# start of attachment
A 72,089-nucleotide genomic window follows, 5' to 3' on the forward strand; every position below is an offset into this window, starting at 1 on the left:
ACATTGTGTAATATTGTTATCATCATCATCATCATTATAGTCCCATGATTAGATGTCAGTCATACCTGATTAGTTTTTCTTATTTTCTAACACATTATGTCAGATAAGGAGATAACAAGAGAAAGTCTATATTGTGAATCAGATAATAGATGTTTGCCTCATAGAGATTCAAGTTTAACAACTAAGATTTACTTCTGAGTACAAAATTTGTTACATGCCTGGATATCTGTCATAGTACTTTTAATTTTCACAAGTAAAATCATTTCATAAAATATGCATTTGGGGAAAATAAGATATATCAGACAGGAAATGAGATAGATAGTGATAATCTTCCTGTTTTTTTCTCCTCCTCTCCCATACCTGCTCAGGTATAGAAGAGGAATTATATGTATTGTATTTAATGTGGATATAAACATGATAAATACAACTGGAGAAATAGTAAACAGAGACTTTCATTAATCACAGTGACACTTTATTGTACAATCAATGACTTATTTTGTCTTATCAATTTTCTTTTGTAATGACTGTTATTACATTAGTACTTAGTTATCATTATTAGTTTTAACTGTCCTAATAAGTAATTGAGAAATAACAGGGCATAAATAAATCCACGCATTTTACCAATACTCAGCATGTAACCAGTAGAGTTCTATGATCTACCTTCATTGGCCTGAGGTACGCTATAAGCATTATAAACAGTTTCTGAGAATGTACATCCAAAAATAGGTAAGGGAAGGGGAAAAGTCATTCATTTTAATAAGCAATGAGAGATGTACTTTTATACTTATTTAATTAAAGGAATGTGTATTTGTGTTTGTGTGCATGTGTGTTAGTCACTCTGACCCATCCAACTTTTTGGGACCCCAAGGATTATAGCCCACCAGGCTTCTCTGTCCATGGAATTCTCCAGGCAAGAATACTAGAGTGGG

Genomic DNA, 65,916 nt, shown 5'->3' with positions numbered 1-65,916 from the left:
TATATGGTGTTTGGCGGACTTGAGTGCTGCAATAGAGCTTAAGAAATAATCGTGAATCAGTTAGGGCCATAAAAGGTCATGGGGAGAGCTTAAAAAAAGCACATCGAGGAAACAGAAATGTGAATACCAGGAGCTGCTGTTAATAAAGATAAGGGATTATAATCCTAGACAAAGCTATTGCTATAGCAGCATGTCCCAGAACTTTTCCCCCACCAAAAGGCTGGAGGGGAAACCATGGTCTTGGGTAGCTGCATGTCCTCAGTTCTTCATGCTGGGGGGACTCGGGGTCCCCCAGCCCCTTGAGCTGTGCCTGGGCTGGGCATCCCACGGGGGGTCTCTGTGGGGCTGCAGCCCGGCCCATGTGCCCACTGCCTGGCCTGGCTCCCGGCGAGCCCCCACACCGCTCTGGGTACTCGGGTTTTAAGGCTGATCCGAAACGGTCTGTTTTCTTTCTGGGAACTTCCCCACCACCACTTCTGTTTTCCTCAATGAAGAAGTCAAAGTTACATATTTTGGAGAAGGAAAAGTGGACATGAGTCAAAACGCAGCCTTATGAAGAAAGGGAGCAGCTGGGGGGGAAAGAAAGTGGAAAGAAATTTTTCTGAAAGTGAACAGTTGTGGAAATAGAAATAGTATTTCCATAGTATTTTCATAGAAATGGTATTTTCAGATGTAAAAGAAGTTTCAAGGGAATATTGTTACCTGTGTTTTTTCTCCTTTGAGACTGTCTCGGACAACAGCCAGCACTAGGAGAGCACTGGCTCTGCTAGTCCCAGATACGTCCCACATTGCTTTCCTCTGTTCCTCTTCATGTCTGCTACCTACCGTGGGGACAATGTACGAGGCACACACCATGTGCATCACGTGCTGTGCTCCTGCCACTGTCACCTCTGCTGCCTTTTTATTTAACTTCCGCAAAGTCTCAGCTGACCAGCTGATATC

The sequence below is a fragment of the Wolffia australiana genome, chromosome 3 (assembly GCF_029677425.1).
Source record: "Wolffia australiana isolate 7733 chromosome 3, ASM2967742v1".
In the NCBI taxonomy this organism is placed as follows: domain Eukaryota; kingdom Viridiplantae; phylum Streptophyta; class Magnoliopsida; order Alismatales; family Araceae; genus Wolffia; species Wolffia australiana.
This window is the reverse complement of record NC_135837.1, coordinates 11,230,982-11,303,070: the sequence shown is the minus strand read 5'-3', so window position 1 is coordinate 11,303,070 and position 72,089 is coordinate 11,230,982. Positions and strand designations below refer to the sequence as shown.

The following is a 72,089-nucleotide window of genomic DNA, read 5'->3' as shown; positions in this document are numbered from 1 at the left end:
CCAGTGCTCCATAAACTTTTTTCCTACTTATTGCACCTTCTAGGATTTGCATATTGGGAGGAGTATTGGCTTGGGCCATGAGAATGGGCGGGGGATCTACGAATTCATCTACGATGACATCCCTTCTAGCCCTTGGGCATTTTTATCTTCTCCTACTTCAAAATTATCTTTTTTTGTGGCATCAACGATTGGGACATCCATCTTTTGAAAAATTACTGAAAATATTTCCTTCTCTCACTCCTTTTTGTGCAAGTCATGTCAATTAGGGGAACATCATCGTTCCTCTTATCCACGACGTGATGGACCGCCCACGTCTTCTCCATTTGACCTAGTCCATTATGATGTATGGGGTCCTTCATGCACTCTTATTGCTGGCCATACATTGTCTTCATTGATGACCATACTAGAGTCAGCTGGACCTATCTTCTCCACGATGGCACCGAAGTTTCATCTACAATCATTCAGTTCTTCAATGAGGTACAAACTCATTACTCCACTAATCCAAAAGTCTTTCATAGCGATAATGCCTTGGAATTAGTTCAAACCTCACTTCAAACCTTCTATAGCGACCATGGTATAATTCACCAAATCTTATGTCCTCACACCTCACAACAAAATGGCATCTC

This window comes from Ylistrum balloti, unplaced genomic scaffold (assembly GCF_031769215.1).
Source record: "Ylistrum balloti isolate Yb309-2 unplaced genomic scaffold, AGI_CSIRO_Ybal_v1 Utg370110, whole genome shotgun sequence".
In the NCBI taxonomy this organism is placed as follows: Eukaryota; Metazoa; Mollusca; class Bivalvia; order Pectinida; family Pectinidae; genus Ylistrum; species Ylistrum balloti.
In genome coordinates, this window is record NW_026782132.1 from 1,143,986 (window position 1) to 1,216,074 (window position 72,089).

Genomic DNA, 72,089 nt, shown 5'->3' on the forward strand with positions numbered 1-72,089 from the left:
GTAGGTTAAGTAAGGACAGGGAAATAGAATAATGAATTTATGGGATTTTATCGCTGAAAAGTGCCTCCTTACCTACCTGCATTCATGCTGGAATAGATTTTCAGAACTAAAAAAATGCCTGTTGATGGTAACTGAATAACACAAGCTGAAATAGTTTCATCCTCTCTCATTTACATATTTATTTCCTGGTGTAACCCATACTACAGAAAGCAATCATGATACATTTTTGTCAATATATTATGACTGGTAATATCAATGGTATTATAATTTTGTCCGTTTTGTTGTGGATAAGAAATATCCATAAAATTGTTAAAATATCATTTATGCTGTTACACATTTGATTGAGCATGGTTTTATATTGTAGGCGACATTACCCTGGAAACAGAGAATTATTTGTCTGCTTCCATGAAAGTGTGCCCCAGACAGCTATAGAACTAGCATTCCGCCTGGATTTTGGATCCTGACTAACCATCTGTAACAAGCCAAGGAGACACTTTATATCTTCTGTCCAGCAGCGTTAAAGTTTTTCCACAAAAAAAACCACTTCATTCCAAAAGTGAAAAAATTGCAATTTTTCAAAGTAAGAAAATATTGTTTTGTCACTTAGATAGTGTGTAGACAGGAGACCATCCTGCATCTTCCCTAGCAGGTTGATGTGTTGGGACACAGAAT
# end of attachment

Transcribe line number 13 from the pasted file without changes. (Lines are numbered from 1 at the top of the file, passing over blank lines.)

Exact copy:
In the NCBI taxonomy this organism is placed as follows: Eukaryota; Metazoa; Mollusca; class Bivalvia; order Pectinida; family Pectinidae; genus Ylistrum; species Ylistrum balloti.